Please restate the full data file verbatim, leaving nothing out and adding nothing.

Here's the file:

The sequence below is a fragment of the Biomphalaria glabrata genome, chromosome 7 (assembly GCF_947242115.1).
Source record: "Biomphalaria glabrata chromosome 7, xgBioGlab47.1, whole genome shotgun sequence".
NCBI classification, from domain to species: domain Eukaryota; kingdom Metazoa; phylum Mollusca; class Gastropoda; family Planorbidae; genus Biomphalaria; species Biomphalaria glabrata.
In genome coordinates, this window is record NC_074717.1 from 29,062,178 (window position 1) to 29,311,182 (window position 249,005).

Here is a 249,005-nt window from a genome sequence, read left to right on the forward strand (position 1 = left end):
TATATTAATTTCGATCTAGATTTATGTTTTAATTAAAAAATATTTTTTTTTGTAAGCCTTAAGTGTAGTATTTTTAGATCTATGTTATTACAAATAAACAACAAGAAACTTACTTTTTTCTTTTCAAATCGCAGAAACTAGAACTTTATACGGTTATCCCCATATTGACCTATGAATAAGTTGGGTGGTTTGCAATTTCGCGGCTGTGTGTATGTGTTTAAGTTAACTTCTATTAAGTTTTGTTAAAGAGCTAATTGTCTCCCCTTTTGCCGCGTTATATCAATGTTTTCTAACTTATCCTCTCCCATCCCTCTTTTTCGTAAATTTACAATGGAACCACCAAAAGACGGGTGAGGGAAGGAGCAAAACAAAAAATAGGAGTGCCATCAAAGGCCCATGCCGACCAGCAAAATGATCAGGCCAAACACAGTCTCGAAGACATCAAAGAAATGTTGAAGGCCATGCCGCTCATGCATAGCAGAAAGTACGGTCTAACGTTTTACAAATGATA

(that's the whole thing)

The sequence below is a fragment of the Biomphalaria glabrata genome, chromosome 7 (assembly GCF_947242115.1).
Source record: "Biomphalaria glabrata chromosome 7, xgBioGlab47.1, whole genome shotgun sequence".
NCBI classification, from domain to species: domain Eukaryota; kingdom Metazoa; phylum Mollusca; class Gastropoda; family Planorbidae; genus Biomphalaria; species Biomphalaria glabrata.
In genome coordinates, this window is record NC_074717.1 from 29,062,178 (window position 1) to 29,311,182 (window position 249,005).

Here is a 249,005-nt window from a genome sequence, read left to right on the forward strand (position 1 = left end):
TATATTAATTTCGATCTAGATTTATGTTTTAATTAAAAAATATTTTTTTTTGTAAGCCTTAAGTGTAGTATTTTTAGATCTATGTTATTACAAATAAACAACAAGAAACTTACTTTTTTCTTTTCAAATCGCAGAAACTAGAACTTTATACGGTTATCCCCATATTGACCTATGAATAAGTTGGGTGGTTTGCAATTTCGCGGCTGTGTGTATGTGTTTAAGTTAACTTCTATTAAGTTTTGTTAAAGAGCTAATTGTCTCCCCTTTTGCCGCGTTATATCAATGTTTTCTAACTTATCCTCTCCCATCCCTCTTTTTCGTAAATTTACAATGGAACCACCAAAAGACGGGTGAGGGAAGGAGCAAAACAAAAAATAGGAGTGCCATCAAAGGCCCATGCCGACCAGCAAAATGATCAGGCCAAACACAGTCTCGAAGACATCAAAGAAATGTTGAAGGCCATGCCGCTCATGCATAGCAGAAAGTACGGTCTAACGTTTTACAAATGATA